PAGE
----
Food and Faith is a blog of the Presbyterian Hunger Program.
Interview with Rev. Karen Hagen, pastor of Tippecanoe Presbyterian Church in Milwaukee, Wisconsin about their new Rooftop Garden
You've had a community garden going for a few years now, but tell us about this new initiative.
Our Rooftop Garden has been completed and is growing with harvest coming. Education around the gardens has included the Webinar, local newspaper, garden blessing, and upcoming canning and food use in Divine Intervention’s food programing. We are participating in our synod’s just.good.food program as well.
How did you do it?
Approximately 14 volunteers worked on the Rooftop Garden installation, approximately 20 are working in our other gardens and maintain Rooftop Garden. Primary responsibility for garden care falls upon our Garden Keepers who are homeless and formerly homeless Guests of our Divine Intervention Ministry. Already we have approximately 100 lbs. of organic produce given away. We have developed relationships with 4 funders, 2 restaurants interested in produce grown locally, and 1 local greenhouse that will help us look forward to next enhancements.
Anything surprising happen?
More volunteers than anticipated and a deepening relationship with our neighborhood! One of the unexpected challenges came in relying on one of our partners to coordinate different aspects of the installation of Rooftop Garden. As we move to next aspects of our gardens, we will be proactive in taking on this role ourselves.
Do you have any recommendations for others that may want to try something similar?
Partnerships are key not only in accomplishing but maintaining the gardens. Continually inviting new people to become involved is important to maintain support as key volunteers may need to limit or change their volunteerism with project. Think forward!
Has this project changed your church or community in any way?
Yes! It has allowed us to see what is possible as we stay faithful to our vision and think and partner creatively. And, quite unexpectedly, new attention from the greater community is coming toward Tippecanoe in support and visitors to worship.
Here is the newspaper article about the initiative:
Written by Ashley Goff and Rebecca Barnes
During this liturgical season that the Church of the Pilgrims calls "Homecoming," the Sundays between September and the end of November, we are focusing on the theme of Food and Faith. Within the theme of Food and Faith, we are taking on this arc for a focus: humus, exile, and harvest. To fully experience this theme we are having communion each week in worship.
The inspirations for this theme of Food and Faith is Sacred Greens, Pilgrims' urban garden which produces food to supplement meals for Open Table (our Sunday lunch for hungry neighbors). The book "Food and Faith" by Norman Wirzba has also been influential.
The first few weeks we are naming the element that formed our existence: soil. From a theological perspective, we are lifting up the Biblical interpretation that we are formed out of the humus, or topsoil, and it is from that place where the earth creature took it's shape.
A few weeks ago I had the privilege of helping to facilitate a family garden workshop. The workshop took place in a community garden located in West Louisville. Due to spontaneous rain showers there was a low turn-out but five enthusiastic souls blessed us with their presence. My co-worker and I were responsible for leading the youth portion of the workshop. Only one child was in attendance so our “youth workshop” transformed into a conversation about the neighborhood, how it had changed over the years and the impact of integration.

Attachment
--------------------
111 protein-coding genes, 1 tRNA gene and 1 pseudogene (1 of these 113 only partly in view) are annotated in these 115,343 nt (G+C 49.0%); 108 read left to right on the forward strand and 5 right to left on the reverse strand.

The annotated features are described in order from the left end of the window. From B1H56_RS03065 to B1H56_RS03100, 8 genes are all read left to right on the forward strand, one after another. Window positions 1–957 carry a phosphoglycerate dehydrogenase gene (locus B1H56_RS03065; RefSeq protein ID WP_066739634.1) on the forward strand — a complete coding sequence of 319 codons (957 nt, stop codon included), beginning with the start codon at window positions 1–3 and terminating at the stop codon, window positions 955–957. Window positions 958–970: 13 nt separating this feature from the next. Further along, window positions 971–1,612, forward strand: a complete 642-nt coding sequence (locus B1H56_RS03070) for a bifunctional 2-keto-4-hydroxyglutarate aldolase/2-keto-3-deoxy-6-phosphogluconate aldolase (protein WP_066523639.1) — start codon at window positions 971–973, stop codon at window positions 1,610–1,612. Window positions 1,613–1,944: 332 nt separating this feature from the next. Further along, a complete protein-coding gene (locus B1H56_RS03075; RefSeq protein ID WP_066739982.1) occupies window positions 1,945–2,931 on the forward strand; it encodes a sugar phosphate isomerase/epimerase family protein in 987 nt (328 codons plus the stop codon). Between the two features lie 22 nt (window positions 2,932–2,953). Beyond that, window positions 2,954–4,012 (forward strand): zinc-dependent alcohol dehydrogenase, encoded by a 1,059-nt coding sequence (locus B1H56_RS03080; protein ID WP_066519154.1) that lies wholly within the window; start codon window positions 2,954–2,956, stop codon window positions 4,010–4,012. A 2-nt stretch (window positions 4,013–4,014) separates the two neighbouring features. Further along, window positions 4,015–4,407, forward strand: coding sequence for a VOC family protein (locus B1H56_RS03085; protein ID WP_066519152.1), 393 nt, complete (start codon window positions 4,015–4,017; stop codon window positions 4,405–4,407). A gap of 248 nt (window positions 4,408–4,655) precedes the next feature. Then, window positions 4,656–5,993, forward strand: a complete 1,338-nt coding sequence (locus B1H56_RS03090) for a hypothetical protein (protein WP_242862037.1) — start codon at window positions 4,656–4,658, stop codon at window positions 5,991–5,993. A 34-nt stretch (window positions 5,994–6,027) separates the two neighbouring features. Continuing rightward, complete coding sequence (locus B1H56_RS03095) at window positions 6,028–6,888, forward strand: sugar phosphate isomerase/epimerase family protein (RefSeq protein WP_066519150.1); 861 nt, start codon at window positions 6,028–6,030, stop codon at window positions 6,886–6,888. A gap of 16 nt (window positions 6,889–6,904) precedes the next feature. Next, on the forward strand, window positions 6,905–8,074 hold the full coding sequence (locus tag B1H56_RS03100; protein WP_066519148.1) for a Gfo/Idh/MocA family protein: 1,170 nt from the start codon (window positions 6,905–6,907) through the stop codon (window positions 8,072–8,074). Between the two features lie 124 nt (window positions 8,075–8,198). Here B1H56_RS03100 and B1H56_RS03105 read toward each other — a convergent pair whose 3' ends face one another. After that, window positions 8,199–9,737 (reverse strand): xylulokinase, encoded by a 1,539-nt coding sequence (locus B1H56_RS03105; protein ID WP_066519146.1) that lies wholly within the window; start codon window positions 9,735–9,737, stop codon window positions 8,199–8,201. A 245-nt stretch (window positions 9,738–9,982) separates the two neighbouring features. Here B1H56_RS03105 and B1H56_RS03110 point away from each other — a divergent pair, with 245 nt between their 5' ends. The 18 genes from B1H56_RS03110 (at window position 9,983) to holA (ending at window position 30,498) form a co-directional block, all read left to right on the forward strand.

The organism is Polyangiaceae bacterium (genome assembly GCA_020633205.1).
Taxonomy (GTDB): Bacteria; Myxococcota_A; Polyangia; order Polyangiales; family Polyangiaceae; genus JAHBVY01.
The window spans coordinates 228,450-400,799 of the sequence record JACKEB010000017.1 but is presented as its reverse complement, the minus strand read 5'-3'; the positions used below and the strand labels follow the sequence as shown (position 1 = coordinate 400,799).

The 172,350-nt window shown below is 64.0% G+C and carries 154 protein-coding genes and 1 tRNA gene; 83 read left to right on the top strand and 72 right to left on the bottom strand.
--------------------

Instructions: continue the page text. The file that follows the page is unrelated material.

One community member was a fifty year old grandmother who ...
Food Justice Learning Call
Hosted by the Presbyterian Hunger Program & the Food Justice Fellows
Why a Garden?
Community, Church and Market Gardens & Resources for Urban Agriculture
Monday, April 15
12:00 noon (eastern); 11am (central);
10am (mountain); 9am (pacific)
Call 424-203-8075 and Enter 180305#
Hear presentations from three experienced urban agriculture practitioners & join in a conversation about the multiple benefits (and challenges) of gardening in community. Learn, share struggles and what works, connect with people and resources, and be inspired to build just, resilient and sustainable food economies.
Presenters: Laura Henderson, Executive Director of Growing Places
Jeremy John, Quixote Center
Laura Collins, Healthy Food for All Program Coordinator, CAIN
The first real day of spring is a very distinct day and it is not marked on any calendar. It is the day in March when the world begins to move again; the sidewalks become filled with people walking with their families and friends and it suddenly seems that everyone is on a bicycle.
Four full-time national service participants, Arianna King, Jonathan Krigger, Laura Stricklen, and Rachel Brunner started work this week for the Presbyterian Hunger Program (PCUSA) as part of a nationwide program to fight hunger, the National Anti-Hunger and Empowerment Corps.
Their service began on February 13 after top federal and local officials joined with nonprofit groups in Boston to swear-in the 31 members of the new national team, an AmeriCorps VISTA project which will help nonprofit organizations in 18 states, at nearly 30 sites, fight hunger, increase the amount of healthy, locally-grown food, and help to empower more low-income individuals and families to achieve long-term financial security.